5. “Because any player who does not feel comfortable playing this season should be free to opt out without losing their scholarship or any eligibility, #WeAreUnited.” Stanford head coach David Shaw made it clear in the Pac 12 presentations that the schools intend to keep players on scholarship even if they opted out for the year due to COVID concerns. Sunday, Washington State wide receiver Kassidy Woods did that. There are conflicting reports as to the response from head coach Nick Rolovich. But the school issued a statement that he would retain his scholarship.
  6. “Because immoral rules would punish us for receiving basic necessities or compensation for the use of our names, images and likenesses, while many of us and our families are suffering economically from the COVID-19 fallout, #WeAreUnited.” Half-Check. This is already being dealt with by state legislatures, the NCAA, and Congress, and you know that. It has been in all the headlines. But it is not going to get resolved by the end of August in any capacity, so why is it on your to-do list?
  7. “Because eliminating lavish salaries and facility expenditures to preserve all sports must be prioritized, #WeAreUnited.” You are looking out for your athletic brothers and sisters in non-revenue sports. The money from football and basketball pays for those sports and you are contending that if schools cut back on some other extravagances like salaries for your own football coaches, it will help.
  8. “Because we should be included in equitably sharing the revenue our talents generate, especially in a pandemic, #WeAreUnited. We get it, and you just eliminated #7 from your own wish list. You are already getting most everything on the wish list, except this revenue sharing, so at the end of the day, it is about the money.

Less Money, Mo Problems

Here is where the grand plan starts to unravel. Have whatever argument you want as to whether the players deserve to be compensated for their football activities. Trying to make that stand right now may feel like they are properly using their leverage. But asking institutions to share in their financial woes hardly seems like smart planning.

Athletic departments like Ohio State, Alabama, UCLA, Louisville, and Oregon already were underwater in the 2018-2019 academic year. Many more were merely breaking even. Were they spending too much on contract buyouts and salaries? Sure. But that’s not relevant here.

Over the next many months, or longer, colleges across the country are going to take a financial thrashing. There will be little to no housing revenue due to the COVID adjustments. Revenue will be down with fewer students on campus spending money. Donations will be harder to come by.  And then we get to sports. Big money games like Oregon-Ohio State, USC-Alabama, and USC-Notre Dame are gone from the Pac 12 schedules. The conference is going to a 10-game schedule to try to outrun the impact of the virus. And it is unlikely there will be any stadium filled with fans in any game this season, if the season can even make it through 10 games. Pac 12 schools are already losing tens of millions in tv revenue, game day revenue and everyday campus life. And you want a cut of those losses? Really?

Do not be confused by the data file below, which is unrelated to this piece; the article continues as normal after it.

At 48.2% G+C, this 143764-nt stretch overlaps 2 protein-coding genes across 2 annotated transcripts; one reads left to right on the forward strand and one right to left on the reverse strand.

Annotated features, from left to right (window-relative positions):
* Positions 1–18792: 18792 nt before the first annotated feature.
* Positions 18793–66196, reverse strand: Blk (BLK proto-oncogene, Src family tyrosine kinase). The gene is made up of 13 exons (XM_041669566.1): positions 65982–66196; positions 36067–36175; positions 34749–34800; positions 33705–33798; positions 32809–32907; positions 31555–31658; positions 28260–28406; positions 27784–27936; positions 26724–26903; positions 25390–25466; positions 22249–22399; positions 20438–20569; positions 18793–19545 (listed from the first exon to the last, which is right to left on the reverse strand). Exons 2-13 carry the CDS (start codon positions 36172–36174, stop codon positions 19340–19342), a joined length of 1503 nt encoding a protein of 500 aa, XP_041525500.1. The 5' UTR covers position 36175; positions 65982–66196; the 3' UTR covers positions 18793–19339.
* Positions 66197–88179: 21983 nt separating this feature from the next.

Where Is Everyone?

The initiative is bold. Speaking up for players’ right at a time when society is more “woke” is generally a smart thing. But the schools are already hemorrhaging. Non-revenue sports are already at risk. Thousands of people across the country are in jeopardy of losing their access to college. High school athletes thought playing tennis or soccer would help for college. They are now seeing a grim reality before them. And you are asking for revenue sharing AND saving those other sports? If you get revenue sharing, there is not enough left to save the non-revenue sports. You can have #7 on the above list or #8. You can’t have them both.

Bold initiatives also require large scale mobilization. Our messages with folks in the ACC show there is little appetite for shutting down the season on their end. There seems to be some individual players who will sit out, but not the mass movement you are trying to make out West. Some of your own marquee players are voicing support while saying they will not sit out. Or they agree with some but not all of your demands.

Now we have potential division within the players, among the teams, and across the conference. All because you asked for a bunch of things, most of which you already have. Where are you really going with this?